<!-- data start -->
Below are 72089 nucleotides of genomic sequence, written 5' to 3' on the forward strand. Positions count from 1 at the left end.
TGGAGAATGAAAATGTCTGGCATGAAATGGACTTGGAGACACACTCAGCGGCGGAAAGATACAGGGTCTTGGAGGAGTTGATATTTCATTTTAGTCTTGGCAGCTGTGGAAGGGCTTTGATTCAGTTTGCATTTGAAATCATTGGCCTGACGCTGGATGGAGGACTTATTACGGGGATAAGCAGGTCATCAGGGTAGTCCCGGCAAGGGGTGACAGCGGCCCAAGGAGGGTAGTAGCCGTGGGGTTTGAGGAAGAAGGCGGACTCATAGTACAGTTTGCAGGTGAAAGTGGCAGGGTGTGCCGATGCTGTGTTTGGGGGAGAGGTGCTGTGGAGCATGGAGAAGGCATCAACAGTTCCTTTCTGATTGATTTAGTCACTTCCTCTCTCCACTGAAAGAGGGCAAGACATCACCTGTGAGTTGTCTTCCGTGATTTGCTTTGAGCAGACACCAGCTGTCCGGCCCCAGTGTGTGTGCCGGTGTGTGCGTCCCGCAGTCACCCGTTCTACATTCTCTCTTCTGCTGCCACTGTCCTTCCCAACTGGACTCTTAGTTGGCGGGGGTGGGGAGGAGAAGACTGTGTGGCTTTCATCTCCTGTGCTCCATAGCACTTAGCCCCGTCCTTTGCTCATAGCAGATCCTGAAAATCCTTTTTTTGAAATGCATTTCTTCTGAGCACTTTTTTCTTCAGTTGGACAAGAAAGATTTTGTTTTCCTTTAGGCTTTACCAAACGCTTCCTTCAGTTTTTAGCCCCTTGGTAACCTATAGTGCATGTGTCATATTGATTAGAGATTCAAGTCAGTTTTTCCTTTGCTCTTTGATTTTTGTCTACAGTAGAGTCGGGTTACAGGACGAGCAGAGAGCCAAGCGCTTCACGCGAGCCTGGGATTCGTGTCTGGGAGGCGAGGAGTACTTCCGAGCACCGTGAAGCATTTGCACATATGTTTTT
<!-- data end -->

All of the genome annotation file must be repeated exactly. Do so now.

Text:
Below are 72089 nucleotides of genomic sequence, written 5' to 3' on the forward strand. Positions count from 1 at the left end.
TGGAGAATGAAAATGTCTGGCATGAAATGGACTTGGAGACACACTCAGCGGCGGAAAGATACAGGGTCTTGGAGGAGTTGATATTTCATTTTAGTCTTGGCAGCTGTGGAAGGGCTTTGATTCAGTTTGCATTTGAAATCATTGGCCTGACGCTGGATGGAGGACTTATTACGGGGATAAGCAGGTCATCAGGGTAGTCCCGGCAAGGGGTGACAGCGGCCCAAGGAGGGTAGTAGCCGTGGGGTTTGAGGAAGAAGGCGGACTCATAGTACAGTTTGCAGGTGAAAGTGGCAGGGTGTGCCGATGCTGTGTTTGGGGGAGAGGTGCTGTGGAGCATGGAGAAGGCATCAACAGTTCCTTTCTGATTGATTTAGTCACTTCCTCTCTCCACTGAAAGAGGGCAAGACATCACCTGTGAGTTGTCTTCCGTGATTTGCTTTGAGCAGACACCAGCTGTCCGGCCCCAGTGTGTGTGCCGGTGTGTGCGTCCCGCAGTCACCCGTTCTACATTCTCTCTTCTGCTGCCACTGTCCTTCCCAACTGGACTCTTAGTTGGCGGGGGTGGGGAGGAGAAGACTGTGTGGCTTTCATCTCCTGTGCTCCATAGCACTTAGCCCCGTCCTTTGCTCATAGCAGATCCTGAAAATCCTTTTTTTGAAATGCATTTCTTCTGAGCACTTTTTTCTTCAGTTGGACAAGAAAGATTTTGTTTTCCTTTAGGCTTTACCAAACGCTTCCTTCAGTTTTTAGCCCCTTGGTAACCTATAGTGCATGTGTCATATTGATTAGAGATTCAAGTCAGTTTTTCCTTTGCTCTTTGATTTTTGTCTACAGTAGAGTCGGGTTACAGGACGAGCAGAGAGCCAAGCGCTTCACGCGAGCCTGGGATTCGTGTCTGGGAGGCGAGGAGTACTTCCGAGCACCGTGAAGCATTTGCACATATGTTTTT